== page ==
Wednesday, October 8, 2008

Visiting the South Divide

An old hand pump, sitting on a knoll in wheat stubble, is all that is left at the location where my Dad grew up south of Palisade. The camera is pointing north, and just to the left of the camera,
this oil well storage tank sits.
Don't you think the sky is a beautiful blue in these photos?
This field to the south of the county road is what my Uncle Frank hoped to come home to farm, after WWII. I'm not sure how the family no longer owned it, perhaps, other opportunities off the farm beckoned, and it was sold. Uncle Al was of the opinion the lawyer who handled the deal misrepresented it's worth, especially when he saw present day oil wells in the area. There is a working oil well pumper in the center of this photo, if you look closely.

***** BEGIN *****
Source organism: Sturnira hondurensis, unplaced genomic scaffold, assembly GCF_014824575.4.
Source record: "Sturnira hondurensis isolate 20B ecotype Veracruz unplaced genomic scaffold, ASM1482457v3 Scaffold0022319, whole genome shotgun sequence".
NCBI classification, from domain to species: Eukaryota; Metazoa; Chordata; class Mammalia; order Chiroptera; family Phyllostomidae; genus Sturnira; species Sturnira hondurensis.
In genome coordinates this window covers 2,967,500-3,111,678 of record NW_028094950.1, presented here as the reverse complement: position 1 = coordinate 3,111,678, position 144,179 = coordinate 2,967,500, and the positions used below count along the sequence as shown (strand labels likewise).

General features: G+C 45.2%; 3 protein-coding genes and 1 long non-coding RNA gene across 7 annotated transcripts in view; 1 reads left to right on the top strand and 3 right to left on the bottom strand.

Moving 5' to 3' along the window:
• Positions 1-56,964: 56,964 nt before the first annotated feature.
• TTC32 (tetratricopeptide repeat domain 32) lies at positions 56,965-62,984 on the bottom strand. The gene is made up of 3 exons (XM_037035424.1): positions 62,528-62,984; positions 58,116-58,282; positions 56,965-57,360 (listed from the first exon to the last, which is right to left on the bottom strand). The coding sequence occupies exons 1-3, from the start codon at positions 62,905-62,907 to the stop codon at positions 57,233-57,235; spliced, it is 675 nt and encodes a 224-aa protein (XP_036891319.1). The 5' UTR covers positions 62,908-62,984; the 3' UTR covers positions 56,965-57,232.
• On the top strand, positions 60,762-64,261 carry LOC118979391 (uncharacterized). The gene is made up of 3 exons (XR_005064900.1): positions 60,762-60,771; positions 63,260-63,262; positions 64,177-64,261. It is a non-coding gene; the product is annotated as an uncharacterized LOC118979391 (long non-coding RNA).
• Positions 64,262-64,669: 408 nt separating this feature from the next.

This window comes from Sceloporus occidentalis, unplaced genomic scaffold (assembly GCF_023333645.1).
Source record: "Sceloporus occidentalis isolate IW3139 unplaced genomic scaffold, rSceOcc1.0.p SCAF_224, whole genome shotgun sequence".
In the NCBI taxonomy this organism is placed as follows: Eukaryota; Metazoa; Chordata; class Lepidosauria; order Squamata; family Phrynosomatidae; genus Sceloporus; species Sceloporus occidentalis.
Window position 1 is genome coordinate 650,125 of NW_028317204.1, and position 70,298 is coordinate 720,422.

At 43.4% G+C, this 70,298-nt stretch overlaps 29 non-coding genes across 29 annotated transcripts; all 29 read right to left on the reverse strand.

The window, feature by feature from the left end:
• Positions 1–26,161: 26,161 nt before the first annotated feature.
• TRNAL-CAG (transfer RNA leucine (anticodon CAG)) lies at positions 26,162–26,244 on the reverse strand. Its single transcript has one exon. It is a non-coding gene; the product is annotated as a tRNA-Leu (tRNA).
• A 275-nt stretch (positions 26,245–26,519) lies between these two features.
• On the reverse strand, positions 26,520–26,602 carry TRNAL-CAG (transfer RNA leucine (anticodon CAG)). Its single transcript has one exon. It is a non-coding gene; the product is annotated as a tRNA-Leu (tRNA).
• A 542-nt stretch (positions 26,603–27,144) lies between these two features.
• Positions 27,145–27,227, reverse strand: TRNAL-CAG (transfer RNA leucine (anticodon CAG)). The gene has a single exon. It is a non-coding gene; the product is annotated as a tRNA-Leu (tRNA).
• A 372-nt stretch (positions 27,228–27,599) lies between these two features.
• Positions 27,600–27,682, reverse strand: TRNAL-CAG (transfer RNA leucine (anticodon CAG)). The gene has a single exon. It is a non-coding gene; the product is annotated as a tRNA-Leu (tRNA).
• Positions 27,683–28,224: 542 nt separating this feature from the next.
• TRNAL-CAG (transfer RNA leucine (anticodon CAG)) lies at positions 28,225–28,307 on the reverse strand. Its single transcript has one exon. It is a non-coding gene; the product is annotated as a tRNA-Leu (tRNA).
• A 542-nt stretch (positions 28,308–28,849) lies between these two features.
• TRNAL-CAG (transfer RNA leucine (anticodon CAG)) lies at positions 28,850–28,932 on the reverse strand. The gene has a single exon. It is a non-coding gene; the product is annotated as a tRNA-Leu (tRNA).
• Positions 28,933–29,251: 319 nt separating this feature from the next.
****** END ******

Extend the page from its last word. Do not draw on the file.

This dilapidated old farm house sits a mile north of the old home location and is characteristic of farm houses of that period. When I try to imagine the old farm, I like to think it resembled this, with kids playing in the yard, a dog or two, and some farm equipment sitting near a windmill, a chicken house and of course, a barn. In many cases, the settlers planted fruit trees, too, to insure their long term survival, and to provide much needed shade. It was a beautiful Indian Summer day, and thankfully, I did not encounter any rattlesnakes or ghosts.

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